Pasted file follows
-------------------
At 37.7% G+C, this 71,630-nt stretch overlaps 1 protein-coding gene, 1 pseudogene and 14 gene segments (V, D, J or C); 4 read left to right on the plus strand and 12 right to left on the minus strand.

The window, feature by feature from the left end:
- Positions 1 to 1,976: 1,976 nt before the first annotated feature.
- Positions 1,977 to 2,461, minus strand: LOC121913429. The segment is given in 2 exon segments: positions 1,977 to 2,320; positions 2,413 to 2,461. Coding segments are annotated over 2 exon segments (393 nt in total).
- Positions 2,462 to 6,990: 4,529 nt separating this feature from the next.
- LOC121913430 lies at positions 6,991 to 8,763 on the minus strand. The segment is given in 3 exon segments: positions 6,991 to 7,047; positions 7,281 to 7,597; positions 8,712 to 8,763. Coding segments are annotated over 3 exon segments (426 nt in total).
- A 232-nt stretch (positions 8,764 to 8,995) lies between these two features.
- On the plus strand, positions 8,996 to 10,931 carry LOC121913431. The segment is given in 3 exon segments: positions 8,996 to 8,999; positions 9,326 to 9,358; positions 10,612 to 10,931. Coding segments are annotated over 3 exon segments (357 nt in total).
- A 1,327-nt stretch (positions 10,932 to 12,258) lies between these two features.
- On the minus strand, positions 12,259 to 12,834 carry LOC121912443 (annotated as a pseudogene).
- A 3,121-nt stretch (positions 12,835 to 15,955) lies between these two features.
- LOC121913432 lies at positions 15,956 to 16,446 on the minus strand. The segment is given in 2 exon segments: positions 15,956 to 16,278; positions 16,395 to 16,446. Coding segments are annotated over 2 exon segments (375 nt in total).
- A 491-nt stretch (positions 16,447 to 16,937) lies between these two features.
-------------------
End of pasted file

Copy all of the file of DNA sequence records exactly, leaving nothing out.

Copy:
At 37.7% G+C, this 71,630-nt stretch overlaps 1 protein-coding gene, 1 pseudogene and 14 gene segments (V, D, J or C); 4 read left to right on the plus strand and 12 right to left on the minus strand.

The window, feature by feature from the left end:
- Positions 1 to 1,976: 1,976 nt before the first annotated feature.
- Positions 1,977 to 2,461, minus strand: LOC121913429. The segment is given in 2 exon segments: positions 1,977 to 2,320; positions 2,413 to 2,461. Coding segments are annotated over 2 exon segments (393 nt in total).
- Positions 2,462 to 6,990: 4,529 nt separating this feature from the next.
- LOC121913430 lies at positions 6,991 to 8,763 on the minus strand. The segment is given in 3 exon segments: positions 6,991 to 7,047; positions 7,281 to 7,597; positions 8,712 to 8,763. Coding segments are annotated over 3 exon segments (426 nt in total).
- A 232-nt stretch (positions 8,764 to 8,995) lies between these two features.
- On the plus strand, positions 8,996 to 10,931 carry LOC121913431. The segment is given in 3 exon segments: positions 8,996 to 8,999; positions 9,326 to 9,358; positions 10,612 to 10,931. Coding segments are annotated over 3 exon segments (357 nt in total).
- A 1,327-nt stretch (positions 10,932 to 12,258) lies between these two features.
- On the minus strand, positions 12,259 to 12,834 carry LOC121912443 (annotated as a pseudogene).
- A 3,121-nt stretch (positions 12,835 to 15,955) lies between these two features.
- LOC121913432 lies at positions 15,956 to 16,446 on the minus strand. The segment is given in 2 exon segments: positions 15,956 to 16,278; positions 16,395 to 16,446. Coding segments are annotated over 2 exon segments (375 nt in total).
- A 491-nt stretch (positions 16,447 to 16,937) lies between these two features.